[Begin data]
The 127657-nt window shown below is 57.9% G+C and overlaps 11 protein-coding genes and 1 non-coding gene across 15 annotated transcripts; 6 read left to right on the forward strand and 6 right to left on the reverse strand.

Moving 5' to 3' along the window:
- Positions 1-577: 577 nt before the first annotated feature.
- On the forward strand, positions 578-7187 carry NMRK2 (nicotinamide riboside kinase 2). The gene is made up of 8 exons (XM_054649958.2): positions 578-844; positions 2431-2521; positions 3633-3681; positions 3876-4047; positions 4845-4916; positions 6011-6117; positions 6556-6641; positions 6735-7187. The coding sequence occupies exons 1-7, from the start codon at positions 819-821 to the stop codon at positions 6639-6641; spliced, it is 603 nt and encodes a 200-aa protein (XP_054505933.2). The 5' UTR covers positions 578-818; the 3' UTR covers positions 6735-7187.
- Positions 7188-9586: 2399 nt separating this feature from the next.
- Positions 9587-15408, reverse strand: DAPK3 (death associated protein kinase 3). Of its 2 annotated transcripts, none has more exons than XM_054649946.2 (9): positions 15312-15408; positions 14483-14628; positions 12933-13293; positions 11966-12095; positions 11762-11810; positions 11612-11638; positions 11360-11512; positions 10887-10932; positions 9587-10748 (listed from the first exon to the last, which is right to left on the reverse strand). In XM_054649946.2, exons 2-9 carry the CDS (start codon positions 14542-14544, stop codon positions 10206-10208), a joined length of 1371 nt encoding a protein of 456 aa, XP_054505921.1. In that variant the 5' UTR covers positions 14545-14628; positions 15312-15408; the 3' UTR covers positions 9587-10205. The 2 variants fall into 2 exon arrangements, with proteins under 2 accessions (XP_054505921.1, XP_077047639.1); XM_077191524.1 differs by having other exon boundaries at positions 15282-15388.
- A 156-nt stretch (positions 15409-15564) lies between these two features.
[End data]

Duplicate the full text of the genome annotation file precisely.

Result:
The 127657-nt window shown below is 57.9% G+C and overlaps 11 protein-coding genes and 1 non-coding gene across 15 annotated transcripts; 6 read left to right on the forward strand and 6 right to left on the reverse strand.

Moving 5' to 3' along the window:
- Positions 1-577: 577 nt before the first annotated feature.
- On the forward strand, positions 578-7187 carry NMRK2 (nicotinamide riboside kinase 2). The gene is made up of 8 exons (XM_054649958.2): positions 578-844; positions 2431-2521; positions 3633-3681; positions 3876-4047; positions 4845-4916; positions 6011-6117; positions 6556-6641; positions 6735-7187. The coding sequence occupies exons 1-7, from the start codon at positions 819-821 to the stop codon at positions 6639-6641; spliced, it is 603 nt and encodes a 200-aa protein (XP_054505933.2). The 5' UTR covers positions 578-818; the 3' UTR covers positions 6735-7187.
- Positions 7188-9586: 2399 nt separating this feature from the next.
- Positions 9587-15408, reverse strand: DAPK3 (death associated protein kinase 3). Of its 2 annotated transcripts, none has more exons than XM_054649946.2 (9): positions 15312-15408; positions 14483-14628; positions 12933-13293; positions 11966-12095; positions 11762-11810; positions 11612-11638; positions 11360-11512; positions 10887-10932; positions 9587-10748 (listed from the first exon to the last, which is right to left on the reverse strand). In XM_054649946.2, exons 2-9 carry the CDS (start codon positions 14542-14544, stop codon positions 10206-10208), a joined length of 1371 nt encoding a protein of 456 aa, XP_054505921.1. In that variant the 5' UTR covers positions 14545-14628; positions 15312-15408; the 3' UTR covers positions 9587-10205. The 2 variants fall into 2 exon arrangements, with proteins under 2 accessions (XP_054505921.1, XP_077047639.1); XM_077191524.1 differs by having other exon boundaries at positions 15282-15388.
- A 156-nt stretch (positions 15409-15564) lies between these two features.